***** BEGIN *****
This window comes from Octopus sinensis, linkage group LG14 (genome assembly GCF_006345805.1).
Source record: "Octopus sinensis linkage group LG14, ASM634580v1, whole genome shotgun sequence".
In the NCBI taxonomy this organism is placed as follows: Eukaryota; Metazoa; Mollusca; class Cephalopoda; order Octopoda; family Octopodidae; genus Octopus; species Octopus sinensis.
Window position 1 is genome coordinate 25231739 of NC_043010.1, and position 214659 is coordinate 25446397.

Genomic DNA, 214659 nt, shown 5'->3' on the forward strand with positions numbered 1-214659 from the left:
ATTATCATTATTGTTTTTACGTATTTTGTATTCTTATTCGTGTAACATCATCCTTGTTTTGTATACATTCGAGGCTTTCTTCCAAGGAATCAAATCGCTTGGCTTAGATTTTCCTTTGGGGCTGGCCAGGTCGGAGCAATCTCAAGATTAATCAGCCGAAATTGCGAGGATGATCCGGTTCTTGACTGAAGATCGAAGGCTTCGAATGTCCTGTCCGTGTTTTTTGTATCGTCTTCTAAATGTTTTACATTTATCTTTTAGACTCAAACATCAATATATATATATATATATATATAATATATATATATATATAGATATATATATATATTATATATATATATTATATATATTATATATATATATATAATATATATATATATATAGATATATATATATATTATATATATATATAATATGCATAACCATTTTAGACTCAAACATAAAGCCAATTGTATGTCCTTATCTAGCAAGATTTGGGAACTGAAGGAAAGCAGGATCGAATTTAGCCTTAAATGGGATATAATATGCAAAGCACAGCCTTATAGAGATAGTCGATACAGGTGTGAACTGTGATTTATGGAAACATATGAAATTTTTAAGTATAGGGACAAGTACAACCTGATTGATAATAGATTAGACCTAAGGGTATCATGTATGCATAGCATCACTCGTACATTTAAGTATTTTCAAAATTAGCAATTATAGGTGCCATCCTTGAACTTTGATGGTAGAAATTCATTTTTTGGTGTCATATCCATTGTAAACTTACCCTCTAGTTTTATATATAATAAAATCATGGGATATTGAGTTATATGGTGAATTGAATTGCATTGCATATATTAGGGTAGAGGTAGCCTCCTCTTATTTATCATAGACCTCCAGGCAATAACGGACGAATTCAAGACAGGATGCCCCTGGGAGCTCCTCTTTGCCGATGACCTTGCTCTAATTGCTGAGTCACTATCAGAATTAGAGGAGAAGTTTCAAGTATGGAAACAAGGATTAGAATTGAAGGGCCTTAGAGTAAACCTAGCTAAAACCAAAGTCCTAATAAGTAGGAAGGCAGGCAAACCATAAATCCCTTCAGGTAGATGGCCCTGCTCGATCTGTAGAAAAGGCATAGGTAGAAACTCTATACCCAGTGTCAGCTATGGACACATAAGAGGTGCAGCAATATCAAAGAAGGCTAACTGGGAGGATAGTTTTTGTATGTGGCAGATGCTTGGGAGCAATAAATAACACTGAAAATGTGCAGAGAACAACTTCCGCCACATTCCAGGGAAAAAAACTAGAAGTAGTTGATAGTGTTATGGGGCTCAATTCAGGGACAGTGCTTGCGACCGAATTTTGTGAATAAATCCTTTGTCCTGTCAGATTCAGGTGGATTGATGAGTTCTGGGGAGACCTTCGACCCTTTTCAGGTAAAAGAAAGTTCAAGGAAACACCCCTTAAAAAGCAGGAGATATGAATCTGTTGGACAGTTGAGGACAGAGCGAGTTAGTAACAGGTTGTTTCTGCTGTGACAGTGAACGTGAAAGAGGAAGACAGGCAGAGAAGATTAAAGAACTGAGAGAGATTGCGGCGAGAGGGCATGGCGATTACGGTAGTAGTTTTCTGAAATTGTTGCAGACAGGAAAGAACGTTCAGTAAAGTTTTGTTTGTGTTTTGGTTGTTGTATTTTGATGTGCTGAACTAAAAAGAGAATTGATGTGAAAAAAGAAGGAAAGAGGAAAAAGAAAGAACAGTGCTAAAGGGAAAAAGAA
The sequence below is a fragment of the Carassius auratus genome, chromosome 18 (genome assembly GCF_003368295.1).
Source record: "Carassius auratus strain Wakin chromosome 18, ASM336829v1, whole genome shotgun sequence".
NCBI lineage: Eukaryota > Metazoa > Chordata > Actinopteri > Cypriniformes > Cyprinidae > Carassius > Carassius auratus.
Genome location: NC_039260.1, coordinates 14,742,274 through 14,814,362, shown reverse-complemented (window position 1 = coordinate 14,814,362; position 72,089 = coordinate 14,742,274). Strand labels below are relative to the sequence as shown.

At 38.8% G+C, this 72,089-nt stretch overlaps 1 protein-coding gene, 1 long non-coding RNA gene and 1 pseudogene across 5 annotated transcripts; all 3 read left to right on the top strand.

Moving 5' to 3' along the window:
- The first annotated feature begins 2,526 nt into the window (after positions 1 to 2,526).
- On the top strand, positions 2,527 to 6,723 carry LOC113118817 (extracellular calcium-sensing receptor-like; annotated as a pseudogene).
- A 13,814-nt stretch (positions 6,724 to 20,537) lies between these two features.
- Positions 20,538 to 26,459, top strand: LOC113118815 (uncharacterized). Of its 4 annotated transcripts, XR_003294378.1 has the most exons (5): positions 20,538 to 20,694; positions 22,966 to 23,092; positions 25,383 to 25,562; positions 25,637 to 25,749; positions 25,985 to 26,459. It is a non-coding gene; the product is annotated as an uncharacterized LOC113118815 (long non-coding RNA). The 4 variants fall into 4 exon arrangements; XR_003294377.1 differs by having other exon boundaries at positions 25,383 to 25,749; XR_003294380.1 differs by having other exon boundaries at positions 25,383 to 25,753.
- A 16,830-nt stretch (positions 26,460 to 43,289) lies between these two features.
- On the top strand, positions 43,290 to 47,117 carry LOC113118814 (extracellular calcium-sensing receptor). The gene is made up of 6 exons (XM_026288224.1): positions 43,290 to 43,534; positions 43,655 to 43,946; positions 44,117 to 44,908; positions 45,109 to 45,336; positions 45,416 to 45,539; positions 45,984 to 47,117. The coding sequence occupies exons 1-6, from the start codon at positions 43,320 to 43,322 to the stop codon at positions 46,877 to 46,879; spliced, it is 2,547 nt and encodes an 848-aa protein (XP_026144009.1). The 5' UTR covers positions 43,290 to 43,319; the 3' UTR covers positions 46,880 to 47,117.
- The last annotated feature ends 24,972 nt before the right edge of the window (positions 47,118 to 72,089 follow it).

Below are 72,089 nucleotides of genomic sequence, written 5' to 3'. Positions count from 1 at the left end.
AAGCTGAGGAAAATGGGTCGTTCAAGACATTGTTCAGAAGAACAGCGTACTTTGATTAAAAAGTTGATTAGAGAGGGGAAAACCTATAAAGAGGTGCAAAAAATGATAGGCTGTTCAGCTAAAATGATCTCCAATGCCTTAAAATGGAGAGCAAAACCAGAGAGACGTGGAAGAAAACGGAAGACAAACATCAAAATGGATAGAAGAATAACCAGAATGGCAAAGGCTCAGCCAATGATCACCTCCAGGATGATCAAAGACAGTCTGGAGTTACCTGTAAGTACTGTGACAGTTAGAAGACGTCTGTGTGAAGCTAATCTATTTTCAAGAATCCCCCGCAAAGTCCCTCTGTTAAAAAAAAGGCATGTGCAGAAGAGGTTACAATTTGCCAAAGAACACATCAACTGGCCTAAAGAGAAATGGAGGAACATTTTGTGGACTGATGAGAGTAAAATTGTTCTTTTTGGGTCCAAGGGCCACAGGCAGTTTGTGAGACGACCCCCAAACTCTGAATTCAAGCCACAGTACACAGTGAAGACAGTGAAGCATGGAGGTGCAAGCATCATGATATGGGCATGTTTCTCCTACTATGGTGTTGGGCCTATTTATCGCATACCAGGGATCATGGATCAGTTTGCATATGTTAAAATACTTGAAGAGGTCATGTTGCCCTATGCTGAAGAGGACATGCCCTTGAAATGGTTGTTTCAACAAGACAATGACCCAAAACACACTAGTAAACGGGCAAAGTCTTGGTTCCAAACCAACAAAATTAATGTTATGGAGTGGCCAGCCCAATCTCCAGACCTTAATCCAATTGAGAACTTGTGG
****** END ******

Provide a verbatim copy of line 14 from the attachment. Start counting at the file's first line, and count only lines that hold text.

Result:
- On the top strand, positions 2,527 to 6,723 carry LOC113118817 (extracellular calcium-sensing receptor-like; annotated as a pseudogene).